Below is a collection of Sabre sailing tips and youtube clips to help get you going faster.
Trial Switch Blade Design
Traning Weekend Support Material
Attached is some great training material which has been gather from the Vic training weekend.
Many thanks to Russell for pulling it all together. Should be something in it to help everyone.
- Fitness Article
- Mike Fletcher Article
- Sailing - Business Case
To many of us, sails are a mysterious source of power…they can look good but slow and other times, ratty but fast. Often the difference between the top sailors and the rest is the ability to recognise when they are sailing fast and be able to reproduce fast settings for different wind and sea conditions.
Most sailors can change settings often enough to hit on good speed, but the top sailors also know when to stop and start sailing…all the adjustments in the world won’t make any difference if you don’t start properly, pick the right windshifts or keep the boat in correct trim.
Generally sails should be rather flat in very light winds (to reduce drag), fuller in moderate winds and flat in heavy winds.
Sail Camber and Sail Twist.
Camber and twist (leech profile) are equally vital to boat speed.
Camber has two aspects which you can vary…depth ie. How full the sail is, and position along the chord of the deepest point. You can see how full a sail is by looking up at the curvature of the seams.
The depth of curvature is varied by increasing the tension of the cloth across its chord - by vang, outhaul and by mast bend.
The position of the deepest curvature is varied by tensioning the downhaul (Cunningham Eye) or the vang.
The point of greatest curvature moves towards the area of tension.
Increasing pressure on the luff via the downhaul moves the centre of pressure forward; increasing the pressure on the leech via the vang will move the centre of pressure aft.
Downhaul (luff tension)
Basically, increased luff tension does not flatten the sail; it moves the point of maximum camber forward and straightens out the aft section of the sail…it frees the leech. It has an important effect on weather helm and therefore pointing ability.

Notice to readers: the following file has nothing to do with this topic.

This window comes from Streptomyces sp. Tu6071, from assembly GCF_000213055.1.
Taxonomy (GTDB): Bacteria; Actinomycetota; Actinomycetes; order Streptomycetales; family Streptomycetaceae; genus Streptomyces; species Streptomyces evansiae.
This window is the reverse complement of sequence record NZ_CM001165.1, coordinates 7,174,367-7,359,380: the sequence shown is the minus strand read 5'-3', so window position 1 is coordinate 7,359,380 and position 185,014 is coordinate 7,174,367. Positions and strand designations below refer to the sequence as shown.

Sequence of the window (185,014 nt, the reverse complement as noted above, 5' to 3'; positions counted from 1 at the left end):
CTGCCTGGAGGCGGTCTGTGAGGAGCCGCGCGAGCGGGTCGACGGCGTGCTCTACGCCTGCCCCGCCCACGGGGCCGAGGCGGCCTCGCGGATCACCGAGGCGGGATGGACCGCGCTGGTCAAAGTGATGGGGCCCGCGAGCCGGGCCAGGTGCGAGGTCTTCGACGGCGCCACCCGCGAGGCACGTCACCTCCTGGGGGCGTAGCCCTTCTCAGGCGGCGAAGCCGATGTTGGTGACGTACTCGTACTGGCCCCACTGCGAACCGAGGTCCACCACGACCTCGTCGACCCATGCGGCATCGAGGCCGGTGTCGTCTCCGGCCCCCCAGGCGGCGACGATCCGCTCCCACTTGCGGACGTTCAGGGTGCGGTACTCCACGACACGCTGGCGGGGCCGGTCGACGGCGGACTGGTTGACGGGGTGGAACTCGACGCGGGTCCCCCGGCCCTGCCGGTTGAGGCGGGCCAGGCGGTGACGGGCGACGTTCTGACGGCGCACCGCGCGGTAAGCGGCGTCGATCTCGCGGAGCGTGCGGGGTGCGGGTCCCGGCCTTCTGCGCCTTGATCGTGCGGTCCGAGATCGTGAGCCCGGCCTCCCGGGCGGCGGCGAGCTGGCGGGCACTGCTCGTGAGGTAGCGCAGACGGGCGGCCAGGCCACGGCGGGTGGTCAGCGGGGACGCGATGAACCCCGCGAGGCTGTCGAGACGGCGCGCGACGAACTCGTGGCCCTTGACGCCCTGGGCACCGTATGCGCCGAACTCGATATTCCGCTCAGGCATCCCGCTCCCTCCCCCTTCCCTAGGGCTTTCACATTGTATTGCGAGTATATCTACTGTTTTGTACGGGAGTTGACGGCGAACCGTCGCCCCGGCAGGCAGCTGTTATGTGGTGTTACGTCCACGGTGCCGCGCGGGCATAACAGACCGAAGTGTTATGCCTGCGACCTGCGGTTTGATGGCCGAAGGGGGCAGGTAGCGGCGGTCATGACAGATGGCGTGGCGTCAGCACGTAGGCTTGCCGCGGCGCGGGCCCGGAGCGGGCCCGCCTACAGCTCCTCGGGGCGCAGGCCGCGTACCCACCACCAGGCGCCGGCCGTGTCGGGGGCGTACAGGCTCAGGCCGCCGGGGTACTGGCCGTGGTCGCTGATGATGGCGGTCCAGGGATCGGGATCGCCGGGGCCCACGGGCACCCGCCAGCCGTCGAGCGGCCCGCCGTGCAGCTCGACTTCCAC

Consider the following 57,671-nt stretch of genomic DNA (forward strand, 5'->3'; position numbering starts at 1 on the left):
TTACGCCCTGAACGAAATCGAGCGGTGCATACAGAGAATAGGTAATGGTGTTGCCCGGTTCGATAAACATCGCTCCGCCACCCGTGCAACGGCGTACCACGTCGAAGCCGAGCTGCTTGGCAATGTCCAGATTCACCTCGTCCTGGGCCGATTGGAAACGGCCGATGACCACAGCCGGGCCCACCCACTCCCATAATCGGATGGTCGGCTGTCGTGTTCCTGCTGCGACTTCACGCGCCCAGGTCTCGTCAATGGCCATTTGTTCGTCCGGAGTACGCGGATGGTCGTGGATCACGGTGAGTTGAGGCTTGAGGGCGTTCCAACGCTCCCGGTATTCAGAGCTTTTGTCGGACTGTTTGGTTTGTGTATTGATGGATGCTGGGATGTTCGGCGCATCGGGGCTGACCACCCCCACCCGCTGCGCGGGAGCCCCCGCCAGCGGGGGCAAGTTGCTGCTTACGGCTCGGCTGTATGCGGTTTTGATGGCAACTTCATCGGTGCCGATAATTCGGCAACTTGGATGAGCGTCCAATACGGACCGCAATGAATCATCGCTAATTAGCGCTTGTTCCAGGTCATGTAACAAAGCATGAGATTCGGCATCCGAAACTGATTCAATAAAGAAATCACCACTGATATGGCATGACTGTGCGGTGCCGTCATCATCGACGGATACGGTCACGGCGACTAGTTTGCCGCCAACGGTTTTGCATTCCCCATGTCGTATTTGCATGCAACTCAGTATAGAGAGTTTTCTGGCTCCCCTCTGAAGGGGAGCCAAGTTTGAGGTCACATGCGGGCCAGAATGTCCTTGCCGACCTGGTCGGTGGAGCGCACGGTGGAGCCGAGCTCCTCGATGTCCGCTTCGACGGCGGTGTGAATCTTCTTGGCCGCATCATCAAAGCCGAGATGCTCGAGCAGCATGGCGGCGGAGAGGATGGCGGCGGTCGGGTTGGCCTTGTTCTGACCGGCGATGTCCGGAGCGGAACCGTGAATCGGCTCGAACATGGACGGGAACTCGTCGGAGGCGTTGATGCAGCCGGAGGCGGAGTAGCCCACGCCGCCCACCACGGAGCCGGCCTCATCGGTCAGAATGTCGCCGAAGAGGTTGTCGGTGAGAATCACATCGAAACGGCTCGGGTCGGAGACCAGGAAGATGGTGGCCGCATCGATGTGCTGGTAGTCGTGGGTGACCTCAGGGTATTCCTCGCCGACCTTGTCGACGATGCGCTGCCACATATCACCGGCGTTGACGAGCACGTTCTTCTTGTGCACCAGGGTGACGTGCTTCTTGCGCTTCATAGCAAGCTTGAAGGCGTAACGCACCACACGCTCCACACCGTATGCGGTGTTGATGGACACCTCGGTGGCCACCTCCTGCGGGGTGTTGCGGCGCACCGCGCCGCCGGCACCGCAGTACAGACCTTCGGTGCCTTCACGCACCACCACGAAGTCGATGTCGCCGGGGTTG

- Free leech - equates to light helm, less pointing, more speed.
- Tight leech - equates to heavy helm, more pointing, less speed.
Easy adjustment to the downhaul is important.
Note: not keeping the boat flat will cause weather helm, so get it flat before making adjustments.
Easing the outhaul increases low down fullness. It also increases weather helm by powering up the bottom battens and exhausting the air more to windward.
Changing this setting by 10 cm can increase pointing by 2 or 3 degrees.
Sailmakers have two basic methods of cutting draft into a sail.
- By cutting the sail profile with round to the luff. This excess material in the sail converts to draft when the sail is attached to a straight mast. If draft was only achieved by this method, the flow would be too far forward for efficient sailing.
- By using seam taper to bring the flow aft. Round is cut into the edge of panels prior to sewing them together. Draft is positioned towards the centre of the sail. The balance of the luff round to seam taper is a very fine line.
Mast bend changes sail camber by sucking out material from the luff of the sail.
Shape for conditions.
Light wind - sail should be flat with the draft/flow (maximum depth) positioned around 45%-50% aft of the mast. This allows the weak breeze to move easily across the sail surface without stalling. Don’t worry about wrinkles down the luff.
Moderate wind - sail should be full and the draft brought forward to around 40%-45% to provide more power.
Strong wind - sail should be flattened with the draft at about 33% aft to reduce heeling and make the boat more manageable.
Twist in aerodynamic terms, is angle of attack and is more difficult to appreciate than camber. The amount that the leech twists away from clew to head is vital to speed.
Too little twist is a sure way of going slow.
Twist is controlled by mainsheet, vang and traveller.
Controls the rate at which the leech falls away to leeward. A good starting point is to trim the top batten parallel to the centreline of the boat.
The vang does a couple of things and is one of the most important controls. Firstly, it bends the mast low down by pushing the mast forward at boom level. With the vang and outhaul, the lower camber can be finely controlled.
In heavy wind, a large amount of vang can flatten the bottom sections. A good indicator of the required vang tension is the appearance of one or two creases from the clew to the middle of the sail towards the point where the second top batten meets the mast.
This throws the bottom batten off to leeward, reduces excessive weather helm and generally frees the boat from that clogged up feeling.
The vang also controls twist, and it is this for which it is mostly used…especially downwind.
- Vang Settings
As a starting point, tension so that the upper leech telltale (between top and 2nd battens) just streams aft, while the lower telltales are just on the verge of lifting.
The upper leech telltale is the most important and if the boat feels chocked or speed drops off, check that it is not stalled…immediately ease the mainsheet until it flows and then tension until it is just flipping off.
- Traveller (mainsheet hawse)
The traveller controls the overall angle the sail meets the wind…angle of attack. The lift generated by a sail is varied by changing draft or the angle of attack.